Like Apollinaire

Michael Wood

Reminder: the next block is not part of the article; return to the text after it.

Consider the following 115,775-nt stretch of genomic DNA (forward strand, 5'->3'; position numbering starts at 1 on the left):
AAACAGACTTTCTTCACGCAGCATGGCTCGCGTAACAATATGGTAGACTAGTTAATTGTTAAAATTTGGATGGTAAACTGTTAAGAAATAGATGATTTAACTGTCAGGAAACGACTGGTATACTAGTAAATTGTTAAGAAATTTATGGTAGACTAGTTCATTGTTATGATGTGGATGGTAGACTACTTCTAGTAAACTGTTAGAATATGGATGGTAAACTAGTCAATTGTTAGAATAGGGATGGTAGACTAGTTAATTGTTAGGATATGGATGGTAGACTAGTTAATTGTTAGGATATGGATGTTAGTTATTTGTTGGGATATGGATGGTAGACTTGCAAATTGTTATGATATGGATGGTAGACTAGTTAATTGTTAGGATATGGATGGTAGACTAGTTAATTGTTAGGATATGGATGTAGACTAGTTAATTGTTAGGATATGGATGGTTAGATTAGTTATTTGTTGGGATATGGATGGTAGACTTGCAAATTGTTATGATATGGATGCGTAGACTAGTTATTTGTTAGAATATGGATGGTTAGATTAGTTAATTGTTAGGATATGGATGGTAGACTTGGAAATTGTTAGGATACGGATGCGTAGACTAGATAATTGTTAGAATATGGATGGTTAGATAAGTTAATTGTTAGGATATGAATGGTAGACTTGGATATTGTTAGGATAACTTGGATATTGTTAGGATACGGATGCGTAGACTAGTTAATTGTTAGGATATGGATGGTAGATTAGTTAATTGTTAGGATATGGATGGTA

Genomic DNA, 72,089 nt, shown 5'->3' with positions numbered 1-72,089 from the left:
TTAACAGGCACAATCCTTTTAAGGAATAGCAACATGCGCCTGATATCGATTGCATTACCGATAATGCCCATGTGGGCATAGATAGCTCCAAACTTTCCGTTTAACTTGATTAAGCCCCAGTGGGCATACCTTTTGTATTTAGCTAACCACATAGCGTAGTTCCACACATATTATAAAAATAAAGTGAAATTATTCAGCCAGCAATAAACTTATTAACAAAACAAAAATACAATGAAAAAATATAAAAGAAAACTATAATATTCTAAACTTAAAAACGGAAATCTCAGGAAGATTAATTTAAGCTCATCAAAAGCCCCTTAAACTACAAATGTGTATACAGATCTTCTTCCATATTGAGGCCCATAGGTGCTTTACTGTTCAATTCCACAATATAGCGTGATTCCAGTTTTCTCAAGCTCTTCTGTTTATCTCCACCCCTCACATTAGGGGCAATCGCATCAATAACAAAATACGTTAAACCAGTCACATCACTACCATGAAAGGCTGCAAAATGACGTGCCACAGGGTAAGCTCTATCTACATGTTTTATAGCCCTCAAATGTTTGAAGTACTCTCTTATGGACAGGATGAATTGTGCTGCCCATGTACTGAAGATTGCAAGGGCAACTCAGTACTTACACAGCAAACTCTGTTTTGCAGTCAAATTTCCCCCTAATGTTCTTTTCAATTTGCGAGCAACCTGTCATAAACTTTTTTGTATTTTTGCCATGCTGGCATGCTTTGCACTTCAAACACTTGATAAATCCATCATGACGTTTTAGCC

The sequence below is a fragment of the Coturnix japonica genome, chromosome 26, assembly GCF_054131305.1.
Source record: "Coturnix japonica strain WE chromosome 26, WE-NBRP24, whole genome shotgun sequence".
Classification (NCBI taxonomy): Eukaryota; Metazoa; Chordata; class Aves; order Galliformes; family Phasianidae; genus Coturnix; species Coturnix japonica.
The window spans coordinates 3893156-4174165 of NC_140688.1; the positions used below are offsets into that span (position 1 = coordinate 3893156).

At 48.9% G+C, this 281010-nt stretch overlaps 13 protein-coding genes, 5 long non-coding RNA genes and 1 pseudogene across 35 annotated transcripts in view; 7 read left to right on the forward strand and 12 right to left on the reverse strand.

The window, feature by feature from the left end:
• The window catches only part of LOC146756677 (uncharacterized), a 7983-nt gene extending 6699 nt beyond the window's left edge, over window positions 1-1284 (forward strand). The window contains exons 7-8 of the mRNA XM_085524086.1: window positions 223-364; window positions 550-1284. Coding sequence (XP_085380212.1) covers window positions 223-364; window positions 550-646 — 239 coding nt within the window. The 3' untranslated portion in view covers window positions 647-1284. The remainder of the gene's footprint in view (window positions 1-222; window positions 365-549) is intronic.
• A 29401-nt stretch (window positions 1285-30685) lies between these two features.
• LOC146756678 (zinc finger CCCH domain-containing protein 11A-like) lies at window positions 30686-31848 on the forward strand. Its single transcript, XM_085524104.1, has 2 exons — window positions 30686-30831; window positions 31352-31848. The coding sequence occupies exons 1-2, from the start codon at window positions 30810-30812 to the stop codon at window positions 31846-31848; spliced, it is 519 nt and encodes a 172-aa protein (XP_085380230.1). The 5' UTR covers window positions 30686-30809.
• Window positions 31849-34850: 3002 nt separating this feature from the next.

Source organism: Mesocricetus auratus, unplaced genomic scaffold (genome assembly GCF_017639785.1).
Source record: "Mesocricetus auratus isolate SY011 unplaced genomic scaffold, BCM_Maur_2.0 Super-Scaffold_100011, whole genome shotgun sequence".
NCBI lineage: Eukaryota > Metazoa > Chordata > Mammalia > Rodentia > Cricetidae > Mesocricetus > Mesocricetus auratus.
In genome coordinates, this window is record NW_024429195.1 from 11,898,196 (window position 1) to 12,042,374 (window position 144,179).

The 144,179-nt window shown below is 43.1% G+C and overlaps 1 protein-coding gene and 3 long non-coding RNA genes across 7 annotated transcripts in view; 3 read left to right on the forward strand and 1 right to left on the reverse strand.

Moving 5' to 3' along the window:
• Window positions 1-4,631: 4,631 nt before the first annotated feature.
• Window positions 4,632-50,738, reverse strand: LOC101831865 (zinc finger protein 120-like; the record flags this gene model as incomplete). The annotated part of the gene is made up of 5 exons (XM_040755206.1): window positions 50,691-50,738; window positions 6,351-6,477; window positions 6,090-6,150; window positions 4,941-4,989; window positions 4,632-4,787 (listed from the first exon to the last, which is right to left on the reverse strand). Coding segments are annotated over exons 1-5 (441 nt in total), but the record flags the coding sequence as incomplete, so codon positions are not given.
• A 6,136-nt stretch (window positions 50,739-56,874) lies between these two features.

Perhaps all books are messages from other times and places, even the ones written yesterday and just down the road. But these three works by Kenzaburo Oë, who won the Nobel Prize for Literature in 1994, have an unusual flavour of missives cast into the sea long ago, only now arriving on our island beach. Nip the Buds, Shoot the Kids was published in Japan in 1958, and is now translated for the first time. A Personal Matter was published in Japan in 1964, and in an American translation, here reprinted, in 1969. Hiroshima Notes was published in Japan in 1965 and first translated, in this version, in 1981. So the youngest of the books is thirty years old, half Oë’s own age. The effect of reading them now is not to make us feel we have been there before, because we haven’t, even if we have been to Japan and read other Japanese novels. The effect, on me at least, was to make me try to remember these books’ English and American coevals, whatever it was we were reading in the wake of Sartre and Camus, and before the Sixties became the Sixties. William Golding, Iris Murdoch, Saul Bellow, Bernard Malamud, Thomas Pynchon, who else?

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